These square-cut aquamarine glass stones are channel set in rhodium-plated sterling silver links with engraved edges, forming an excellent example of an Art Deco line bracelet of the 1920s-1930s. Usually worn in multiples, these bracelets were the forerunners of today’s tennis bracelets but were called flexible bracelets in their era. This one has substantial weight and width, as well as excellent construction and articulation. The hidden tongue-in-groove clasp has a safety catch. This bracelet is signed, but I cannot identify the maker. You can wear this lovely piece with an early Miriam Haskell brooch with aquamarine beads — scroll down to see it.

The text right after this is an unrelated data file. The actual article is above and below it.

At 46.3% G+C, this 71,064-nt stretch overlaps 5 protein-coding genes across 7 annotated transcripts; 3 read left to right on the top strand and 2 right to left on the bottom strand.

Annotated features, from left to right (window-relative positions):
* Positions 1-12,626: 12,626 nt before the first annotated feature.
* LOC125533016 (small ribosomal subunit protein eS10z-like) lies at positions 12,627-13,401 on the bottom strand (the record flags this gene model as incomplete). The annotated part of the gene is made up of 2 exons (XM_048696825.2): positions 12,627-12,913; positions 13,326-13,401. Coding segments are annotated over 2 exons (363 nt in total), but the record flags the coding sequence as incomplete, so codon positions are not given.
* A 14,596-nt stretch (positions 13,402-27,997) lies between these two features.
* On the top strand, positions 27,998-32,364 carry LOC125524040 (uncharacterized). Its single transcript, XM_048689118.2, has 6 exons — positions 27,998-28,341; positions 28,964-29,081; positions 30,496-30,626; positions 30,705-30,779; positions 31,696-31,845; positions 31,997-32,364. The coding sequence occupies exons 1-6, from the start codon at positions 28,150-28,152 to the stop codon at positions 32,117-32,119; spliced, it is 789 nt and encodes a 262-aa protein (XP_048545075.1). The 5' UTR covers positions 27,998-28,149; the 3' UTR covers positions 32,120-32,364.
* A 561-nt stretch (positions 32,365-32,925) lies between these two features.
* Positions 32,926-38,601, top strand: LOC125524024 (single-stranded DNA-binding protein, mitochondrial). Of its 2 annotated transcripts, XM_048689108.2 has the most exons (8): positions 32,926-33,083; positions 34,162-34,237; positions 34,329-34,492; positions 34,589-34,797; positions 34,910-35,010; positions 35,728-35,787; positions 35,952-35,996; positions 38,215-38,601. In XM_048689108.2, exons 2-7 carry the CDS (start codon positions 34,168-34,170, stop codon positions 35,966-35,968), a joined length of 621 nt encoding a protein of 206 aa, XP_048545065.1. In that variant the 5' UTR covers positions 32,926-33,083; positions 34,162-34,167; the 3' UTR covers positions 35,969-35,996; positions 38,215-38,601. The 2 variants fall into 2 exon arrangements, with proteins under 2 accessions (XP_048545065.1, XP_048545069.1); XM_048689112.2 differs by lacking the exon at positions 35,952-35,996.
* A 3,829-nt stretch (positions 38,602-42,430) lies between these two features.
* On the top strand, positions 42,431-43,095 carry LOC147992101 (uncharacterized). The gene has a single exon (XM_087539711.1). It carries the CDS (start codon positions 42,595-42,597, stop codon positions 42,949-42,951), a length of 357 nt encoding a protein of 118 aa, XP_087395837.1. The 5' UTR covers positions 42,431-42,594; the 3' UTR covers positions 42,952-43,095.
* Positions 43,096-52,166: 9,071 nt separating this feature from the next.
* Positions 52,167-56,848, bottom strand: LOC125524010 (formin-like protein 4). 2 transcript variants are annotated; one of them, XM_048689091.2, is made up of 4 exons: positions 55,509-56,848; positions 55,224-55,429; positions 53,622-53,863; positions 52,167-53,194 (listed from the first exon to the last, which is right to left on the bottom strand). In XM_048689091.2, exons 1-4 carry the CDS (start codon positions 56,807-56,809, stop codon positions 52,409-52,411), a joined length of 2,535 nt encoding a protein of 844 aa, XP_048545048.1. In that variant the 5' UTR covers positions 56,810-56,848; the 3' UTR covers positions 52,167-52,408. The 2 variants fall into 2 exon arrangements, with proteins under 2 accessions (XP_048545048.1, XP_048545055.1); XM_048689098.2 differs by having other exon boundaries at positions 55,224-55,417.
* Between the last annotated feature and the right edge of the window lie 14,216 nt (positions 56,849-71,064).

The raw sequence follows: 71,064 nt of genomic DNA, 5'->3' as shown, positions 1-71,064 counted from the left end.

Marquise-shaped diamanté flowers sit atop the layers of aquamarine glass beads that form this oval 1940s brooch by Frank Hess for Miriam Haskell. The beads are wired onto a pierced plastic back with a simple C-clasp closure. This World War II-era piece is a winner! It looks lovely when worn with one of my Art Deco aquamarine bracelets -- scroll down to see them.